Cloud vs Local Backup: SMB Advantages & Disadvantages

In today’s digital age, data is everything. Even for small and medium-sized businesses (SMBs). Data enables digitally transformed SMBs to drive growth, increase productivity, and maintain a competitive edge. However, all the data you collect also necessitates a strong strategy to protect it. But how do you choose between cloud vs local backups for your organization?  

Each of these two approaches has specific advantages and disadvantages. In this article, we explore each solution to help your SMB choose the best backup approach for your business. 

Finding the Right Data Backup Strategy for SMBs

To find the right data backup strategy, it’s important to clarify your data backup objectives by asking the following questions:  

Enter The 3-2-1 Backup Strategy

Many experts believe that the 3-2-1 backup strategy provide ideal answers to the questions above. According to the strategy, SMBs should always have: 

Three copies of data

This means having one primary copy and two backup copies, and it ensures that there are still two copies available for recovery even if one copy is lost or corrupted. 

On two storage devices

To provide redundancy in case of hardware failure or corruption, it’s recommended to keep the two backup copies on different storage devices, such as external hard drives and optical disks.  

With One Copy Kept Off-site

Having one copy kept off-site provides protection against local disasters like fires, floods, or theft. This ensures that SMBs’ critical data is always recoverable, even if their primary location is affected by a disaster. 

In practice, the 3-2-1 backup strategy can be implemented using both local and cloud backups. However, that doesn’t mean the two approaches are equally suitable for all SMBs.  

Let’s take a closer look at each. 

What Are Local Backups?

Local backups store copies of data on physical storage devices. These may be on premises or in various physical locations. Examples of storage devices on which local backups are commonly stored include: 

  • External hard drives 
  • Network-attached storage (NAS) 
  • Tape backup systems  

You can create local backups using a variety of backup software tools, such as:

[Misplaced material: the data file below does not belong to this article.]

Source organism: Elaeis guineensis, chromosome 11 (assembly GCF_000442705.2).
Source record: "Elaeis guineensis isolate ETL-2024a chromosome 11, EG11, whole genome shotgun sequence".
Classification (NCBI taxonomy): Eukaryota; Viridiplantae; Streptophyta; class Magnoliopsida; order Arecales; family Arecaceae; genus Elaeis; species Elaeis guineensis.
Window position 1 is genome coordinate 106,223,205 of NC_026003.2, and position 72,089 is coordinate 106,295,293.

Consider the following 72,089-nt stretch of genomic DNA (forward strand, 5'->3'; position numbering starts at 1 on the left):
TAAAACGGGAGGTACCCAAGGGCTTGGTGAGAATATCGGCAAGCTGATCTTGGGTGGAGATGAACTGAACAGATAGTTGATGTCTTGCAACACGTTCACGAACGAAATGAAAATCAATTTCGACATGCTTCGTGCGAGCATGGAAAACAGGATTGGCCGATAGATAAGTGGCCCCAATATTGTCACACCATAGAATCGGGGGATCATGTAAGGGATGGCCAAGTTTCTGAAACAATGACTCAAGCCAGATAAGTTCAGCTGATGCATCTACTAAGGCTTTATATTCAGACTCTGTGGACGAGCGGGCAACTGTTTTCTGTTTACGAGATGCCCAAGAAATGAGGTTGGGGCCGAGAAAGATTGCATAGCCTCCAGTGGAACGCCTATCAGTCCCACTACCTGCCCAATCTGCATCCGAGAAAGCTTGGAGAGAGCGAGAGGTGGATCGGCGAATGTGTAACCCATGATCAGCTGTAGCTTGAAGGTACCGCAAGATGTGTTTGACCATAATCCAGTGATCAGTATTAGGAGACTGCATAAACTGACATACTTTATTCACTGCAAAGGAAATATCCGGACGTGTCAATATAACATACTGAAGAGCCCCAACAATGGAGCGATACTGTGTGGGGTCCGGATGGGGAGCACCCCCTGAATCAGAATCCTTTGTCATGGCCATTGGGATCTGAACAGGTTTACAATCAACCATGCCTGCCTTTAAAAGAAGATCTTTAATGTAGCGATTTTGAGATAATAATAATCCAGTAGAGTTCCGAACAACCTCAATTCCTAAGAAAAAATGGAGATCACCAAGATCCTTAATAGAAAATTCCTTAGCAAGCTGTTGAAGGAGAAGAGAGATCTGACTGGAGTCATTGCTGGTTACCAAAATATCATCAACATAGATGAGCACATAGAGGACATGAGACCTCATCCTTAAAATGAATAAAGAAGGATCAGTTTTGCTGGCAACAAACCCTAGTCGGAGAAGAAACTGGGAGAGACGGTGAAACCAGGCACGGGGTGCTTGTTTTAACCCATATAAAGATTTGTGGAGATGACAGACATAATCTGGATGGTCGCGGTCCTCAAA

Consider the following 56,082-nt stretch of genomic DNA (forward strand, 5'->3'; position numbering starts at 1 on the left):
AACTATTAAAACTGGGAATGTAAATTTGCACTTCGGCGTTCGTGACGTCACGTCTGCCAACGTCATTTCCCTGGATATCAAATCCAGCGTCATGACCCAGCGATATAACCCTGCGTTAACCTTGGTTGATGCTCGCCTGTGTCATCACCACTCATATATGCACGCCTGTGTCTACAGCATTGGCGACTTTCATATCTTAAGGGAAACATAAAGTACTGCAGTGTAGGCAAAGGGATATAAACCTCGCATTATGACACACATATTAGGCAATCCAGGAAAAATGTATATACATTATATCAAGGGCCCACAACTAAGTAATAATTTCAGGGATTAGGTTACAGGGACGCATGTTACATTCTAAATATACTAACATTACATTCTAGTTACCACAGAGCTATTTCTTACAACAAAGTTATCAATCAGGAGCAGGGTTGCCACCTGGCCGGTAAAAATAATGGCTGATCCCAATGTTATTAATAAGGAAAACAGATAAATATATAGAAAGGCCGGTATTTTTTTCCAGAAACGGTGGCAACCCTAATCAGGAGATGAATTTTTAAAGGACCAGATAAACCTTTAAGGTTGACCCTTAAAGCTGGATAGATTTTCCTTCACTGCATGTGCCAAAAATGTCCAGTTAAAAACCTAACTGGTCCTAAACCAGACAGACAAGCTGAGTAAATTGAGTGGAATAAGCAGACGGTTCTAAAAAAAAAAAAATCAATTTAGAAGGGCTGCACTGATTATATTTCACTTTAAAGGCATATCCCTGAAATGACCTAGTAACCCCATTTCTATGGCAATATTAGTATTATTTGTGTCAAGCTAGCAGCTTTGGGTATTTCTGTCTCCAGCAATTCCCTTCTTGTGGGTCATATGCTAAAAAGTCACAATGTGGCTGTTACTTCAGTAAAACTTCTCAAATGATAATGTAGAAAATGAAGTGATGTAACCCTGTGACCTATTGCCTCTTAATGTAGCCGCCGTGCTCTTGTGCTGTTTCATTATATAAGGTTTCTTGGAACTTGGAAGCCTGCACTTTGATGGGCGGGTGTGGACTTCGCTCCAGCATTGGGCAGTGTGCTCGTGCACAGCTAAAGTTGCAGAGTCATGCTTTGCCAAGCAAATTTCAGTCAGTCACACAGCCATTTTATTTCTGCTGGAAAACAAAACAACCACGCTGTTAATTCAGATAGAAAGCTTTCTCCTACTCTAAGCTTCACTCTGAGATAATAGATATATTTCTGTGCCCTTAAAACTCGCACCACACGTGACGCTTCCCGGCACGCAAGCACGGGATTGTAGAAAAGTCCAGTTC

In practice, local backups can be used to implement the 3-2-1 backup strategy by backing up all workstations on a central NAS device and tape backups or USB flash drives.  

Then, the tape backups or USB flash drives can be regularly moved to a secure off-site location. That way, one copy of data is always protected against local disasters. 

5 Advantages of Local Backups

Local backups offer several advantages, including: 

1. Fast Data Recovery

Because local backups are stored on-site, they can be quickly accessed in case of data loss. The actual speed of data recovery then depends on the storage device itself, with hard drives being considerably faster than tape backup systems.  

2. Greater Control Over Data Security

With local backups, you have greater control over the security of your data. That’s because it remains within your physical premises and is never handled by any third party. 

3. Lower Long-term Costs

While requiring some initial and ongoing investment, local backups can cost you less money in the long run. That’s because the cost isn’t based on how much data is transferred but by the amount and type of backup space available. 

4. Easier Compliance with Data Regulations

Depending on the industry, you may be required to keep backups of your data on-premises to comply with data regulations. If so, local backups may be your only choice.  

5. No Internet Connection Required

Local backups don’t require an internet connection to be created or restored. This can be advantageous for your organization if you reside in areas with poor internet connectivity and slower data transfer speeds. 

5 Disadvantages of Local Backups

However, local backups also have some disadvantages, including: 

1. Limited Capacity

With local backups, the total storage capacity is always equal to the sum of the storage capacity of all purchased backup devices. This means that you may not always be able to create extra backups in addition to their regular backup rotation.  

2. Limited Accessibility

The accessibility of local backups suffers greatly when some employees work remotely and backup their work data on USB flash drives. Local backups also present a challenge if your SMB has multiple locations; since it can be difficult to ensure that each location has access to the backup data it needs.  

3. Potential for Theft

Backup storage devices that are not kept in secure locations are vulnerable to theft. A random thief could steal a hard drive full of sensitive business data, or an employee could misplace a backup device in a public place. Both incidents could result not only in the loss of critical data but also in a costly data breach.  

4. Vulnerability to Disasters

Local backups stored on-premises are vulnerable to natural disasters like floods, fires, or theft. In such cases, you may lose your original data and primary backups simultaneously. This leaves your potentially outdated off-site backups as the only available option for recovery.